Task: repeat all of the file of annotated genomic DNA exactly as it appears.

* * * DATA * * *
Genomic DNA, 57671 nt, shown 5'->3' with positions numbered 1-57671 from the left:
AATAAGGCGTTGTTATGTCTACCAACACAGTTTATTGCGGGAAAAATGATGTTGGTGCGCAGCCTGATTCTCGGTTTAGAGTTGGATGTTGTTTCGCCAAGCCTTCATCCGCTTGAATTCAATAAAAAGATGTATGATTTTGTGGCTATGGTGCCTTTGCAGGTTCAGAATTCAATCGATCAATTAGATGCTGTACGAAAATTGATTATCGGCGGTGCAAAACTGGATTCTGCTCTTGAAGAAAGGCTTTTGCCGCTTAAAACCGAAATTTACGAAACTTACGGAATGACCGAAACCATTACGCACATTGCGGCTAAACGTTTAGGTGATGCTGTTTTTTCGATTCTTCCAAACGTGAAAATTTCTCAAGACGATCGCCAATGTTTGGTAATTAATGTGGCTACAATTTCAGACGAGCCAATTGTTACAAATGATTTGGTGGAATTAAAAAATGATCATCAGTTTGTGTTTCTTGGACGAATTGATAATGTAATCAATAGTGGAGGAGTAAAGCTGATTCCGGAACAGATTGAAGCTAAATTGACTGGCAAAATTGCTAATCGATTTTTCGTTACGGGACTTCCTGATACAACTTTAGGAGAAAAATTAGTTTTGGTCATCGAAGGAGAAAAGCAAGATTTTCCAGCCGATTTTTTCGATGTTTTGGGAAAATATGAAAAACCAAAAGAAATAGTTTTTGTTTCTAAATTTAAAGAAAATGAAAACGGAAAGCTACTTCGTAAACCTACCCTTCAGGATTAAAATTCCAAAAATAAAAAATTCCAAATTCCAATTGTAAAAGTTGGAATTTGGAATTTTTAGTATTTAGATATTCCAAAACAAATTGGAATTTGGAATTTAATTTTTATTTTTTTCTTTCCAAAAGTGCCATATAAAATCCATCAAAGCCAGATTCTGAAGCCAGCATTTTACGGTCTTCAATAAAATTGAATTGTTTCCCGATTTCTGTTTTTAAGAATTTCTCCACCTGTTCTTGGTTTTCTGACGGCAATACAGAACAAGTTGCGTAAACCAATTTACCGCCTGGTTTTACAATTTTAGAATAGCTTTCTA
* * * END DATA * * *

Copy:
Genomic DNA, 57671 nt, shown 5'->3' with positions numbered 1-57671 from the left:
AATAAGGCGTTGTTATGTCTACCAACACAGTTTATTGCGGGAAAAATGATGTTGGTGCGCAGCCTGATTCTCGGTTTAGAGTTGGATGTTGTTTCGCCAAGCCTTCATCCGCTTGAATTCAATAAAAAGATGTATGATTTTGTGGCTATGGTGCCTTTGCAGGTTCAGAATTCAATCGATCAATTAGATGCTGTACGAAAATTGATTATCGGCGGTGCAAAACTGGATTCTGCTCTTGAAGAAAGGCTTTTGCCGCTTAAAACCGAAATTTACGAAACTTACGGAATGACCGAAACCATTACGCACATTGCGGCTAAACGTTTAGGTGATGCTGTTTTTTCGATTCTTCCAAACGTGAAAATTTCTCAAGACGATCGCCAATGTTTGGTAATTAATGTGGCTACAATTTCAGACGAGCCAATTGTTACAAATGATTTGGTGGAATTAAAAAATGATCATCAGTTTGTGTTTCTTGGACGAATTGATAATGTAATCAATAGTGGAGGAGTAAAGCTGATTCCGGAACAGATTGAAGCTAAATTGACTGGCAAAATTGCTAATCGATTTTTCGTTACGGGACTTCCTGATACAACTTTAGGAGAAAAATTAGTTTTGGTCATCGAAGGAGAAAAGCAAGATTTTCCAGCCGATTTTTTCGATGTTTTGGGAAAATATGAAAAACCAAAAGAAATAGTTTTTGTTTCTAAATTTAAAGAAAATGAAAACGGAAAGCTACTTCGTAAACCTACCCTTCAGGATTAAAATTCCAAAAATAAAAAATTCCAAATTCCAATTGTAAAAGTTGGAATTTGGAATTTTTAGTATTTAGATATTCCAAAACAAATTGGAATTTGGAATTTAATTTTTATTTTTTTCTTTCCAAAAGTGCCATATAAAATCCATCAAAGCCAGATTCTGAAGCCAGCATTTTACGGTCTTCAATAAAATTGAATTGTTTCCCGATTTCTGTTTTTAAGAATTTCTCCACCTGTTCTTGGTTTTCTGACGGCAATACAGAACAAGTTGCGTAAACCAATTTACCGCCTGGTTTTACAATTTTAGAATAGCTTTCTA